Monaco, Alpes-Maritimes: tourism & sightseeing
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Monaco is not legally part of France but an independent principality, with its own royal family who have ruled Monaco since the 13th century. However we have included a guide to the highlights of since visitors to the Riviera, especially in the Nice area, will often spend a day visiting Monaco.
Despite its independence from France, most laws and the defence of Monaco are linked closely with those of France. There is no income tax for the inhabitants, and there are more police per square metre than any other country in the world to help control an extremely minimal crime problem. Monaco largely makes its money by being a tax exile for the rich, and from tourism.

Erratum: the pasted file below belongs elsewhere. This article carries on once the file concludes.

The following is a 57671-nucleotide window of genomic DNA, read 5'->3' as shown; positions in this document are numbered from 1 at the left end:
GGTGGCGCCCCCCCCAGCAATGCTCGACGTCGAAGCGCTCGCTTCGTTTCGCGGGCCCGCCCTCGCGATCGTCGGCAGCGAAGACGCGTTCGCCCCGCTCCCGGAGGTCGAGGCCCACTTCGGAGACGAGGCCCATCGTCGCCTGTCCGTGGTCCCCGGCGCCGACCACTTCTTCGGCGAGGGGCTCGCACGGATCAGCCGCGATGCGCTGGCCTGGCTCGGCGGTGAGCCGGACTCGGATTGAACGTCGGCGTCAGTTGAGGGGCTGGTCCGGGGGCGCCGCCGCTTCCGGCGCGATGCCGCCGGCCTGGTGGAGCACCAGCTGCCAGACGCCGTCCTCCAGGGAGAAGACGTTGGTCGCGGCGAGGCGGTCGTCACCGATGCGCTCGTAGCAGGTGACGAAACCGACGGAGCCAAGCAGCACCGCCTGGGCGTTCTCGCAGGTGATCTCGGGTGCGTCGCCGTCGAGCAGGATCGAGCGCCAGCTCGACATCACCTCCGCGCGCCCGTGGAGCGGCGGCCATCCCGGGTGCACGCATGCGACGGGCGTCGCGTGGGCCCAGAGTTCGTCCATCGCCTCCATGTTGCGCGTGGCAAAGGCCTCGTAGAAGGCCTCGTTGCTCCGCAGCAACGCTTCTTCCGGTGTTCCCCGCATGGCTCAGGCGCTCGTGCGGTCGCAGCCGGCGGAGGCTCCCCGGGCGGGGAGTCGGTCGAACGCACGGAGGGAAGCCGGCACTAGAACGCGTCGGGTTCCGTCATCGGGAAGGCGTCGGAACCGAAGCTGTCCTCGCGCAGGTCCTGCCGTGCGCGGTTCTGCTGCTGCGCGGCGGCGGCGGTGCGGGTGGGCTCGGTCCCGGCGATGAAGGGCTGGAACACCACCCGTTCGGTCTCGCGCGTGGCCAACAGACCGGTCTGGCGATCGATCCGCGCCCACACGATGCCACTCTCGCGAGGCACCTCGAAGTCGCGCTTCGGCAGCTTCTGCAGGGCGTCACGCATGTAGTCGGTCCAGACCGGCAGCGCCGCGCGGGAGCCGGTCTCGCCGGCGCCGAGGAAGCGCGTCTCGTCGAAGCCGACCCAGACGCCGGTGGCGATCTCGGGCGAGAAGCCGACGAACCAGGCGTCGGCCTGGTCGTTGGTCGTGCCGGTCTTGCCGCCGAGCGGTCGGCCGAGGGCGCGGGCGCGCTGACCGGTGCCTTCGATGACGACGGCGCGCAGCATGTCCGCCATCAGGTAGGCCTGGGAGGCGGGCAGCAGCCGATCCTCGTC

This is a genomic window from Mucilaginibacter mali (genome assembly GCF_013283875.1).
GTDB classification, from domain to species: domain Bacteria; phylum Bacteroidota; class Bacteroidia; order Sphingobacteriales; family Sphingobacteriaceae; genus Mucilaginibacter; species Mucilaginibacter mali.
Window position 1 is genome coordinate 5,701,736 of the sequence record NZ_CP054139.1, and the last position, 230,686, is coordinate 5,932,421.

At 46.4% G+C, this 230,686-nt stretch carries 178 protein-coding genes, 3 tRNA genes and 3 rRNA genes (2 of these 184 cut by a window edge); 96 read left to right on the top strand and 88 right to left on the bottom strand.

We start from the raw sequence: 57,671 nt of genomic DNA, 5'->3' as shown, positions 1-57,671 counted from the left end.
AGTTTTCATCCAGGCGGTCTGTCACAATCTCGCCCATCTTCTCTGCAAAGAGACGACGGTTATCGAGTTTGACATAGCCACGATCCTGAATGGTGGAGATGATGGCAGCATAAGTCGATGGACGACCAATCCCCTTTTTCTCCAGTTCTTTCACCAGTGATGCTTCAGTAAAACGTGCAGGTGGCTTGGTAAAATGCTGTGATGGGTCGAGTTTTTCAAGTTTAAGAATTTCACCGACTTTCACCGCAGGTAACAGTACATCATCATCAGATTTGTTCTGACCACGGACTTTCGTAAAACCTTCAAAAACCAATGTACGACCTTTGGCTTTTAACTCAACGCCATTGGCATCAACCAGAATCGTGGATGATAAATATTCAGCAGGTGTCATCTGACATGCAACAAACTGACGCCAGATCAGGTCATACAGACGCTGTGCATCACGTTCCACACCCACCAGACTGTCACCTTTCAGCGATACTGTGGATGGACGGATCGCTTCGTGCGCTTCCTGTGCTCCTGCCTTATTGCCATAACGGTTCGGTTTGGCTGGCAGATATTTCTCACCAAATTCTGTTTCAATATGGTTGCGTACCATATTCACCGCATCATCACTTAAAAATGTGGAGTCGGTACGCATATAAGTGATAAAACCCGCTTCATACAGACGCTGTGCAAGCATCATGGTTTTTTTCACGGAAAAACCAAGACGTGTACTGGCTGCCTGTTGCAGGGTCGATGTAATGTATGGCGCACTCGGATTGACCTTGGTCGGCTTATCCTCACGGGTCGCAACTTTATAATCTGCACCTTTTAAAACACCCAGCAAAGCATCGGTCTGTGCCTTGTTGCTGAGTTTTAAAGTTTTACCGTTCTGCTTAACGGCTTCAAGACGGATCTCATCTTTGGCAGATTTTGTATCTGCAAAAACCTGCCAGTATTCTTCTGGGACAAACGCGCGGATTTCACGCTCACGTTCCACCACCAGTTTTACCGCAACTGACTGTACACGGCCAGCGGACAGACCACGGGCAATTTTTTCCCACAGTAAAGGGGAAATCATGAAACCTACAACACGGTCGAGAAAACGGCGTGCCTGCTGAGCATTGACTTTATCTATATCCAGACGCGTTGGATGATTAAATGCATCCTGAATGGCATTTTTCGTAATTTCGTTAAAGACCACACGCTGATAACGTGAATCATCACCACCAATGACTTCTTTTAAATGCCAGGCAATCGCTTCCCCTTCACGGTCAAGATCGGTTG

Although it is quite small, there is a lot to see in Monaco as well as numerous museums and attractions. It is also very hilly which makes it slow to explore. It would be possible to visit for the day and see just the most important highlights, or to spend a few days here and really explore.
Most visitors stay on the coast nearby but outside Monaco, perhaps in Nice, and visit once or twice during their stay: the first visit you can explore the city and the second visit find time to visit one of the attractions. It is useful to realise that there are several distinct areas in Monaco, each with their own highlights...